Day 1 – Lawrence to Millers Flat
After spending a few uneventful wet and cold days in Dunedin I hopped on a bus for a short ride to the start of the Clutha Gold trail in Lawrence. The Clutha Gold & Roxburgh Gorge combo is a relatively new series of rides in New Zealand. New Zealand actually has a national cycling initiative to create a network of trails that would allow folks to ride the entire country all on purpose built trail. The idea is to create a sustainable form of tourism focused on revitalizing the small towns all throughout the country with cyclists who stay the night and have a meal and a beer or two at the local pub.
I think this is a great initiative. Especially given the trend of people who want an active vacation or retirement. Judging by the pub owners and pensioners I’ve talked to on the trail, it is working.
Anyway, I’m already a bit stressed as I get on the bus as I’ll only have two and a half hours to get to my accommodation for the night before sunset. Plus, it is cold and raining. I’d be lying if I didn’t admit that I thought about not doing this ride and just hunkering down for a few more days in Dunedin. However, New Zealanders have this saying of “just get on with it”. When it comes to the outdoors there isn’t any complaining about the cold, getting your feet wet or anything like that. They just get on with what is ahead of them. I suppose it’s a bit contagious.
So I got on with it — as the bus pulls into Lawrence 45 minutes late. Meaning I have a little over 1 hour and 45 minutes to do 45k before I lose daylight.
Day 2 – Millers Flat to Alexandra
Just as in Oraturea it was hard to get out from bed with that heat blanket going. I had a 1.30 jet boat to catch, but it was only about 45k away so I figured I could leave at 10am and have a nice leisurely day and not have to rush it. The ride started out really cold, but this time I had to stop to put on a few layers. It was another overcast day, but the trail was nice and rolling next to the Clutha River, so I couldn’t complain.
I got to talking about my upcoming rides with a lady I met while walking down the street in Wanaka and she told me to make sure I stop at Jimmy’s Pies in Roxburgh. Pies are pretty big over here – a pie is basically a small pie as you would think of it, but filled with meat, eggs/bacon or even sweets.
So I pulled off in Roxburgh and popped into Jimmy’s for a egg/bacon pie and a flat white. After a cold few hours it was just what I needed. Reenergized I headed back out and came across a guy with a jersey with maple leaves all over it. Assuming he was Canadian as well we started talking and since I still had plenty of time to get to the jetty, I rode with him for the next 10k. Similar to me he had always wanted to spend ride around New Zealand, so for his 55th birthday he decided to go do it. He was getting towards the end of two months and had done a lot of the rides that I wanted to do so it was great to get some insight into the West Coast and Nelson area trails. He was stopping at the Roxburgh dam, so we shook hands and headed our separate ways. When you are traveling on your own, these small encounters are helpful to keep your spirits up.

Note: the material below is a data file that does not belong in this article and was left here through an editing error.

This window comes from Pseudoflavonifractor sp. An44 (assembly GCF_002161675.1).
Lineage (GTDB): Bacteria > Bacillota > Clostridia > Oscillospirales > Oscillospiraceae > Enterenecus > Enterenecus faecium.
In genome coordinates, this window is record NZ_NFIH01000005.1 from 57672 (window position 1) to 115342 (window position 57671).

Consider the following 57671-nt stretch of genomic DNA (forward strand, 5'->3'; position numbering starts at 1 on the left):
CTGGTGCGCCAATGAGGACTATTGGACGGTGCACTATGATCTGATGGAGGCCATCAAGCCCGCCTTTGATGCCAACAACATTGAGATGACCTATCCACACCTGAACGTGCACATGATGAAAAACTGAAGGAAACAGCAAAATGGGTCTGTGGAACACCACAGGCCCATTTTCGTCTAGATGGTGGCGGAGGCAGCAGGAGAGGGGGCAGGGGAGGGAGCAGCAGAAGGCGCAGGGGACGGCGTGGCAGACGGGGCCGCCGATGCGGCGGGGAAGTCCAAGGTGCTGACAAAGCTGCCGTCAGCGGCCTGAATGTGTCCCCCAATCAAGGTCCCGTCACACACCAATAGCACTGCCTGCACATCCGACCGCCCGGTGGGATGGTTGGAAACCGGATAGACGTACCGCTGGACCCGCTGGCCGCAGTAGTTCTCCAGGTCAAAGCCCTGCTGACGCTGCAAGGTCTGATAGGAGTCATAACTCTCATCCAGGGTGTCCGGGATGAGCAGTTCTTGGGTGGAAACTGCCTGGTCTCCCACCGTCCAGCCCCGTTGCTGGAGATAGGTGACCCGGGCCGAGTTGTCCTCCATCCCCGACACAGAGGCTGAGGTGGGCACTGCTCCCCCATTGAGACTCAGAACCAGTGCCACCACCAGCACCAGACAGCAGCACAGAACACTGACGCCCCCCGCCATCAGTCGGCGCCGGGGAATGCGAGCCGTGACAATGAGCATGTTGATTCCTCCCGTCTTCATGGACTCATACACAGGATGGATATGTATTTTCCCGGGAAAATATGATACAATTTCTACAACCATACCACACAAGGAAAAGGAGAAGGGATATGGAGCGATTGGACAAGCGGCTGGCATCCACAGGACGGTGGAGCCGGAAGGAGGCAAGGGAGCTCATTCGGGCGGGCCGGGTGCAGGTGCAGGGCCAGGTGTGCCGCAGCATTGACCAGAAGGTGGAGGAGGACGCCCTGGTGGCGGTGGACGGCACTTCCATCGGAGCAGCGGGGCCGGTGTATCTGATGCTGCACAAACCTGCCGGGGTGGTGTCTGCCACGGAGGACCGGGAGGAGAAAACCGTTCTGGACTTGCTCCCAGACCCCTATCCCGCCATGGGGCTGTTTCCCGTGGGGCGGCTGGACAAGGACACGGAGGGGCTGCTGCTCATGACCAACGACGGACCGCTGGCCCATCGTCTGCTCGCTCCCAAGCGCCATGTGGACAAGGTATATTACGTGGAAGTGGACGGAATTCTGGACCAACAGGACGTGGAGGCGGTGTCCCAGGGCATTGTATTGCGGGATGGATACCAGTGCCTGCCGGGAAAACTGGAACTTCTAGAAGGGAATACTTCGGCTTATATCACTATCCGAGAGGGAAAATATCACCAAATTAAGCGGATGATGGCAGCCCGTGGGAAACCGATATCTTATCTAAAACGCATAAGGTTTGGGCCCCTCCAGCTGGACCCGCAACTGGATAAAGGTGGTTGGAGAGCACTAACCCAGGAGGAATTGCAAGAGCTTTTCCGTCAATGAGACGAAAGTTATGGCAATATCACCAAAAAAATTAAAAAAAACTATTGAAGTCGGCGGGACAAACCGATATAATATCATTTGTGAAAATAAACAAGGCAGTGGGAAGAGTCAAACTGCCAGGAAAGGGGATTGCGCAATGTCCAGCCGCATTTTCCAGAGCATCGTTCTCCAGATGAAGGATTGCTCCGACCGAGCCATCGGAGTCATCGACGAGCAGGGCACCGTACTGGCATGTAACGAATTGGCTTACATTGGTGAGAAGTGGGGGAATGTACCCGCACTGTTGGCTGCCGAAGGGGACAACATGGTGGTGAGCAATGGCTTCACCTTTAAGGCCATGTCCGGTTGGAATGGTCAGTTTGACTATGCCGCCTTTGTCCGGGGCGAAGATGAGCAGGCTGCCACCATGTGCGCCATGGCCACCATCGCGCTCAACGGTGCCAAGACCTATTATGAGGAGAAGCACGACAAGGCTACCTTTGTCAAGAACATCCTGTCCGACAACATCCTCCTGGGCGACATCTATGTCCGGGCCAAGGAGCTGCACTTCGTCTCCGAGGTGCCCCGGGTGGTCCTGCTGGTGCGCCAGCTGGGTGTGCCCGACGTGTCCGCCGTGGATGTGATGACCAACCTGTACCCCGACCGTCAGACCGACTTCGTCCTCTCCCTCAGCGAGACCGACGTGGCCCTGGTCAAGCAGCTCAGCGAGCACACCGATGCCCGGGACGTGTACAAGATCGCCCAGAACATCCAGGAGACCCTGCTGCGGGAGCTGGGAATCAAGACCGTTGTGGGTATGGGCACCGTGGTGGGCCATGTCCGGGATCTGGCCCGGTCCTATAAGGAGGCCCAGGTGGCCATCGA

After crossing the dam I switched over to the Roxburgh Gorge Trail and had about 15k to go to the jetty. A short jet boat trip is required to connect to the other end of the trail as there is a 15k section that is not yet complete. I had about an hour and half to get there, so I figured I had plenty of time. As I came off the dam, out of the corner of my eye I say a dirt trail pretty much headed straight uphill. I thought, no way this is where I’m going, but a Is turned I quickly realized this was my trail.
The next 10k was through a beautiful valley, but the trail was constantly rolling up and down and I wasn’t making good time. I had to catch this boat, so the leisurely ride out turned into a pretty aggressive ride. I rolled into Shingle Creek 5 minutes before the boat, so perfect timing I guess. Lesson learned, make sure to look at the elevation in addition to distance.
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I had the entire boat to myself and we quickly got underway. The driver made a few stops along the way to point out some relics of the gold rush that was actually pretty interesting.
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I jumped out of the boat down the river and had an easy 10k ride into Alexandra where I actually started the Otago Rail trail a week earlier.
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